The Civil Abolitionist
Subjects covered in Summer 1997 Issue

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The Civil Abolitionist is a quarterly newsletter devoted to recent news and opinion demonstrating that animal experimentation is at best a roundabout way to search for answers to human health problems.  At worst, reliance upon animal experiments has misled scientists and caused much harm, e.g. death, when the results are tried out on humans.  Because of interspecies differences, it is only by coincidence that the results of animal experimentation are applicable to human conditions. Subscriptions are $5 a year. (Foreign subscriptions c. $8, or 5 British pounds)  Sample copy, sent free via s'mail on request.  A donor is underwriting free subscriptions to libraries which request them.  American subscribers also receive "C-paper", an update on wildlife issues, when it can be included without incurring extra postage.


GENETIC ENGINEERING  by Helen Fullerton, Msc., Ph.D.                     (complete article)

The cloning of an adult sheep, by multiplying cells taken from the udder, presents a dangerous situation which has aroused world-wide demand for more regulation of this technology. Once this information is released, it could be taken up in any state that does not have regulations preventing it being carried out on humans.

The sheep photographed in
The Daily Telegraph was entirely different from the two in Farmer's Weekly. We wonder why the source of the cloning was not also shown on TV and in the press as proof of two identical animals. Is the source still alive? It is hard to be convinced that an electrical charge passed through some cell contents can take the place of sexual fertilisation. Are the males of this world about to become obsolete?

The publicized information did not give details of how many unsuccessful cases had resulted from these experiments nor what suffering it had caused the animals. Over 200 attempts to get the implanted cell to perform successfully indicate a lot of stress for the animals. We know that Tracy, the genetically engineered sheep, who produced a human drug in her milk, cost 2 million pounds to produce (c.$3 million), and many other sheep had to be destroyed.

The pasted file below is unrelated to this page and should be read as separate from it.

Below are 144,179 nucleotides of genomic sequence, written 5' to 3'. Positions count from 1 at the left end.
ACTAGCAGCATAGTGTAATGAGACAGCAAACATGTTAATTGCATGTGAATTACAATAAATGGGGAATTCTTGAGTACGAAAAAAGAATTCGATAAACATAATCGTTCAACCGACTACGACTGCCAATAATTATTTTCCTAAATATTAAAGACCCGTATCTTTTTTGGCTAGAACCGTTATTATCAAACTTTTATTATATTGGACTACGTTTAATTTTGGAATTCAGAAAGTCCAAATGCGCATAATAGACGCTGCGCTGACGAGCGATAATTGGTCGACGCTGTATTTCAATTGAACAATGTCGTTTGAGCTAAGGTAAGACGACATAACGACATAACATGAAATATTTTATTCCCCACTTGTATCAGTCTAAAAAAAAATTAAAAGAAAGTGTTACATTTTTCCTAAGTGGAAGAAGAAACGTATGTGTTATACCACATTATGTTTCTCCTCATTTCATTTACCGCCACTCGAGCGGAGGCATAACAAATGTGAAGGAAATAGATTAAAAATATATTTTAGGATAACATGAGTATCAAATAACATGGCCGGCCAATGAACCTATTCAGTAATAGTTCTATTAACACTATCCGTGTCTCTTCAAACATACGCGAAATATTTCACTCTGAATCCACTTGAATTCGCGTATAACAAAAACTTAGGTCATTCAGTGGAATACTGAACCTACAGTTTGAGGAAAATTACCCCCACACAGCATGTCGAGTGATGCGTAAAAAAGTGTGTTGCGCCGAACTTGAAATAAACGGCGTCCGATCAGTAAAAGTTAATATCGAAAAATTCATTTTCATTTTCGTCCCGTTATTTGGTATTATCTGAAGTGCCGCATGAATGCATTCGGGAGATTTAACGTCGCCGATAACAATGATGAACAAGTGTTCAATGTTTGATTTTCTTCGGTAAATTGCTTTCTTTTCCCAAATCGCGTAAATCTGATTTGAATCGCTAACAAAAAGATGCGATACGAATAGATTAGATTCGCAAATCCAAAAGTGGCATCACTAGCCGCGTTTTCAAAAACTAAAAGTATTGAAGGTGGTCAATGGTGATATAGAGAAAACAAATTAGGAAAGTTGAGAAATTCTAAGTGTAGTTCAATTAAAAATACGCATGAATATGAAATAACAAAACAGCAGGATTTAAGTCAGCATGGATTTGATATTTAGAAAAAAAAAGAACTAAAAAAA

One must consider that this money might better have been spent on research to resolve and prevent the human medical problems they are trying to treat.

Listening to the cloners on the media gives one the impression that they are carried away by their own abilities and have thrown caution to the winds. One ridiculed the existence of a god and another referred to nature as "a bitch" when questioned about his attitude to altering the normal rules of nature.

The cloning of farm animals aims to serve two purposes:

1. to produce identical animals for research projects, thus eliminating possible variations due to the breeding which could confuse results.

2. to concentrate the desired characteristics in high quality animals.

However, cloning would also concentrate the undesirable traits and reduce genetic variety, which is needed as a basis for developing new types of animals and plants.

As some desired characteristics in plants are not confined to one gene, genetic engineering would be required to deal with several traits. Insertion of more than one gene would certainly increase the possibility of cell reaction, leading to production of toxins, known and unknown, and allergens.

As many research programs can now successfully use animal tissues rather than the animal itself, do we need clones for experimental work? We note the Government has reduced funding for this research but are aware that one of the multi-national chemical companies, Bayer, is providing most of the funding.

Summer 1997

Other articles in this issue include:

The Roslin Institute in Edinburgh, Scotland, has acknowledged to the Associated Press that the patent it is seeking on its animal-cloning process will include the human species. Genetic researchers there cloned Dolly, a sheep, from cells taken from the udder of another sheep.

Britain's Imperial Cancer Research Fund and the National Health Service Breast Screening Program aim to settle once and for all whether hormone replacement therapy increases the risk of breast cancer,



UPDATE ON BSE ("mad cow" disease)
Dangers of transmission to dogs: identified in golden retriever in Norway fed on British tinned dog food; packs of hunting hounds fed on "downed" animal carcasses.

Professor Richard Lacy wants mass burial sites of cows monitored like toxic waste dumps.

Evidence of the causative role of organophosphate (Phosmet) in BSE epidemic.

        by Prof. Pietro Croce, MD

Spiroptera carcinomatis (for which the 1926 prize was awarded) never existed at all.

A shiatsu practitioner describes her "little mongrel dog's" assistance in her practice.

Canadian doctor denounces her profession's "lucrative relations with      the pharmaceutical industry."

Adverse drug reactions cost Americans $76 billion a year, c. $300 each.

Prozac vs. counseling in treating postpartum depression.

The downside of aspirin in pregnancy.

Fairness in Drug Testing: the
British Medical Journal discusses morality of testing drugs on poor people in third world countries.

Hay fever drugs containing terfenadine, blamed for 14 deaths, made available by prescription only.

Nature Medicine gives perspective to glowing reports of triple drug treatment for HIV.

Painkillers blamed for causing Chronic Daily Headache they are sup

(Continued on page 5)

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